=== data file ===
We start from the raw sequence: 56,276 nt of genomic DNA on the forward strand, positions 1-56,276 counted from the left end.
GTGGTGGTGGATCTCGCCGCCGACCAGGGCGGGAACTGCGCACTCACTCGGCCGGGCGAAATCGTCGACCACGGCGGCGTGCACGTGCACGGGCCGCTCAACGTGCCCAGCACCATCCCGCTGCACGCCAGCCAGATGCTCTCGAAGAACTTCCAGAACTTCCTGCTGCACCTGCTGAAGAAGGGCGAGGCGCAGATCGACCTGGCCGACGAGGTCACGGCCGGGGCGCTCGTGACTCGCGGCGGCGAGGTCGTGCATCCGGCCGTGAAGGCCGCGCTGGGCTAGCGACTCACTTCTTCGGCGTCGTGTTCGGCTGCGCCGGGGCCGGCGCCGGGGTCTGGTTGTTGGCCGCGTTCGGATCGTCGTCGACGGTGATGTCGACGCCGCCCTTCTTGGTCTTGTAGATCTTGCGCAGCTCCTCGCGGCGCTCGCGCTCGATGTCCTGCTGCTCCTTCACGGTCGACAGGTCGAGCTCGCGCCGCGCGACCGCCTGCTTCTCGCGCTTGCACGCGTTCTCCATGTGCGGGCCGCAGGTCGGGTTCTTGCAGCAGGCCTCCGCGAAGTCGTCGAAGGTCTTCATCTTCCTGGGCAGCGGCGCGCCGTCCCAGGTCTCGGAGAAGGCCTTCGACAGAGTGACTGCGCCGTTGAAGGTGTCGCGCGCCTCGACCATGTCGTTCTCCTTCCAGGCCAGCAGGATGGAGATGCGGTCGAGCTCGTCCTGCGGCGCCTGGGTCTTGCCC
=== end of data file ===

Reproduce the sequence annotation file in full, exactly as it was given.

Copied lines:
We start from the raw sequence: 56,276 nt of genomic DNA on the forward strand, positions 1-56,276 counted from the left end.
GTGGTGGTGGATCTCGCCGCCGACCAGGGCGGGAACTGCGCACTCACTCGGCCGGGCGAAATCGTCGACCACGGCGGCGTGCACGTGCACGGGCCGCTCAACGTGCCCAGCACCATCCCGCTGCACGCCAGCCAGATGCTCTCGAAGAACTTCCAGAACTTCCTGCTGCACCTGCTGAAGAAGGGCGAGGCGCAGATCGACCTGGCCGACGAGGTCACGGCCGGGGCGCTCGTGACTCGCGGCGGCGAGGTCGTGCATCCGGCCGTGAAGGCCGCGCTGGGCTAGCGACTCACTTCTTCGGCGTCGTGTTCGGCTGCGCCGGGGCCGGCGCCGGGGTCTGGTTGTTGGCCGCGTTCGGATCGTCGTCGACGGTGATGTCGACGCCGCCCTTCTTGGTCTTGTAGATCTTGCGCAGCTCCTCGCGGCGCTCGCGCTCGATGTCCTGCTGCTCCTTCACGGTCGACAGGTCGAGCTCGCGCCGCGCGACCGCCTGCTTCTCGCGCTTGCACGCGTTCTCCATGTGCGGGCCGCAGGTCGGGTTCTTGCAGCAGGCCTCCGCGAAGTCGTCGAAGGTCTTCATCTTCCTGGGCAGCGGCGCGCCGTCCCAGGTCTCGGAGAAGGCCTTCGACAGAGTGACTGCGCCGTTGAAGGTGTCGCGCGCCTCGACCATGTCGTTCTCCTTCCAGGCCAGCAGGATGGAGATGCGGTCGAGCTCGTCCTGCGGCGCCTGGGTCTTGCCC